I bought Seventh Wave as I wanted a Jon Turner boat. I crewed in one of his scorpions, Nelly Welly, and have been lusting after one of his boats since then.  I just want to enjoy sailing it and owning it.  It is in good condition and is being tarted up by Jamie Stewart.  It has carbon poles and a big kite, so all I need are main and jib.

I would only switch to carbon if it was relativly simple and not too expensive, which it obviously isn't.

I'm in the Lady Jane, No 20, Rater syndicate. Our exploits in the 2005 Three Rivers can be found here, then there is a report for each of the subsequent years.
08/12/2009 13:03:09
I know the one. Did you not have some nice new decks put on her a while back?

The Turner boats are very nicely built. Never had one myself, always had Rowsell and Smart.

Good luck with it and most of all do enjoy it. Merlins are a great boat to sail and a great class to be part of (as you may know from the Queens Cup at Bourne End!).

08/12/2009 13:37:53
Yes, we had the false floor removed and new decks about four years ago.  We had the hull re furbished two years ago and new sails lasy year.  She's under a programme of continual improvement.

Do you go to Bourne End week?

08/12/2009 13:40:23
When someone was trying to pursuade me to get a boat with a One-String, the answer I got about the benefits of a one string raking system were:

As the wind picks up and you feel yourself getting over-powered, then you:
- let the puller off
- let the jib halyard off (more than is required)
- tighten up on the shrouds
- tighten up on the lowers
- tighten up the jib halyard to maintain the correct tension
- tighten up on the kicker.
And you do that while controlling the boat in the race, avoiding other boats, over the waves, and before the wind drops again! You also have to do it around the windward mark, and reverse the process around the leeward mark - just when your crew is hoisting and dropping the kite.

Alternatively, you undo the rope saying "rig forward" and pull in on the rope saying "rig back" - and that’s it!

I haven't sailed a Merlin enough as yet to know whether it really is that easy or not!

08/12/2009 14:06:31
Andrew M
It's not really that bad, you let off the jib halyard to the appropriate mark, puller is not on anyway as beating.  Pull in shrouds till leeward shroud snugged up, tighten lowers to the mark, adjust kicker a bit if needed.  All done by crew with string accessible when hiking.  I have only 3 marks - upright (light), powered up, and full rake.  One advantage of the Jon Turner boats is that they were very well fitted out with quality cleats and blocks, I have not had to replace much and the boat is now 16+ years old.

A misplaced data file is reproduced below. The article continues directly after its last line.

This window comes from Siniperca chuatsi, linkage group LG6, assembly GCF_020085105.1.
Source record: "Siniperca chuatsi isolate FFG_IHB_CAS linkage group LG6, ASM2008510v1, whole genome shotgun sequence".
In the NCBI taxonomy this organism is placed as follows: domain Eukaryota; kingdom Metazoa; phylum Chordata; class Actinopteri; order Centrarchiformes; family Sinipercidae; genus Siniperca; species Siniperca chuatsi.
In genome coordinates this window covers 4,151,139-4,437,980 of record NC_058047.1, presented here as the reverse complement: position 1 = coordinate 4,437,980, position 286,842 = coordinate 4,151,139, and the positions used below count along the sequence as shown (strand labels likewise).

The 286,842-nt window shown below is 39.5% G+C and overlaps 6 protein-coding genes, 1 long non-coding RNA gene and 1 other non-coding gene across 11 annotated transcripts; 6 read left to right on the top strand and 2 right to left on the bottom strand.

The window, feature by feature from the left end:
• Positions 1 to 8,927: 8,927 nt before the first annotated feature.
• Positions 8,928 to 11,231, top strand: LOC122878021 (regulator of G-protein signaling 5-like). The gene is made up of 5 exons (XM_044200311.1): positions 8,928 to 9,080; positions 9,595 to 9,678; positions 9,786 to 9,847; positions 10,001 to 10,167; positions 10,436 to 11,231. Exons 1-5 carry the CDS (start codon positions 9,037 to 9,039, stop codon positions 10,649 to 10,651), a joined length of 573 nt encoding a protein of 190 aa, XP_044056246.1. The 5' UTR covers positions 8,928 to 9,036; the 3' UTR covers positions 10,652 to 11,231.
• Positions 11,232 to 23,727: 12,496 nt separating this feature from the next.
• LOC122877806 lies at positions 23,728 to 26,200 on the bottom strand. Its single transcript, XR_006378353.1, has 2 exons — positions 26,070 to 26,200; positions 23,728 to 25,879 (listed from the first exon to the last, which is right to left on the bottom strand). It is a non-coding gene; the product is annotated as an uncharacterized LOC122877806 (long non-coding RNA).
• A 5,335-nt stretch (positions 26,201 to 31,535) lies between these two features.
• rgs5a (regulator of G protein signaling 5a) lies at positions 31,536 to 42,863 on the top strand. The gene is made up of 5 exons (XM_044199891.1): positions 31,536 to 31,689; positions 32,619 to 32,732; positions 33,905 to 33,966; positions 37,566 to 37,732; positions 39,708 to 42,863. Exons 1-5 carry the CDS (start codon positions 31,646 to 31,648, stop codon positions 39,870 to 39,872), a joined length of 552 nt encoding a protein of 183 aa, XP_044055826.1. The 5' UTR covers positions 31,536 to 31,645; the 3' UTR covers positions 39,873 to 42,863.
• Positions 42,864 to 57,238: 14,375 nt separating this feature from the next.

08/12/2009 15:53:58
Yes, I have been doing BE Week for about 20 years in the Merlin, although I missed it last year due to Honeymoon commitments, My wife and I won it in 2008. Always loved the Raters to sail and to watch. I know allot of the guys and gals from Thames too.

08/12/2009 15:54:33
Sorry meat last time not year!!

08/12/2009 17:57:30
the gurn
Fribbs - I dont have a one string system and it doesnt affect my performance at all!

08/12/2009 23:00:18
deck v hog stepped
Can someone please explain why a one string won't work if you are not deck stepped?  Is it that it has not been tried as the trend of the leading boats is to be deck stepped, or is there something that prevents it from working?  

If it theoretically works then why could you not do it?

Why deck step rather than hog step apart from the weight saving as the mast is not measured? Since going to carbon masts has a leading team tried hog stepping at all?

08/12/2009 23:57:16
One major difference between hog stepped and deck stepped is the rake angles achievable from a hog stepped boat are limited by the mast gate - to rake back as far as a deck stepped mast can, would probably result in the mast coming out of the slot.  
I'm guessing that because the mast can't/doesn't usually move through such a range, adjusting it on the move isn't such an issue (not with quadrant levers anyway!)
Hog stepped masts not having lowers means less to fidddle with anyway.
Presumably you could put muscle boxes on jib and shrouds and somehow link them.

I'm sure to have missed something ..... rig tension on high tank boats?

09/12/2009 07:18:43
Chris M
It's more a case of you don't need a one string becaus you dont need/can't use large amounts of rake with a hog stepped mast.

09/12/2009 07:36:45
Measurement Man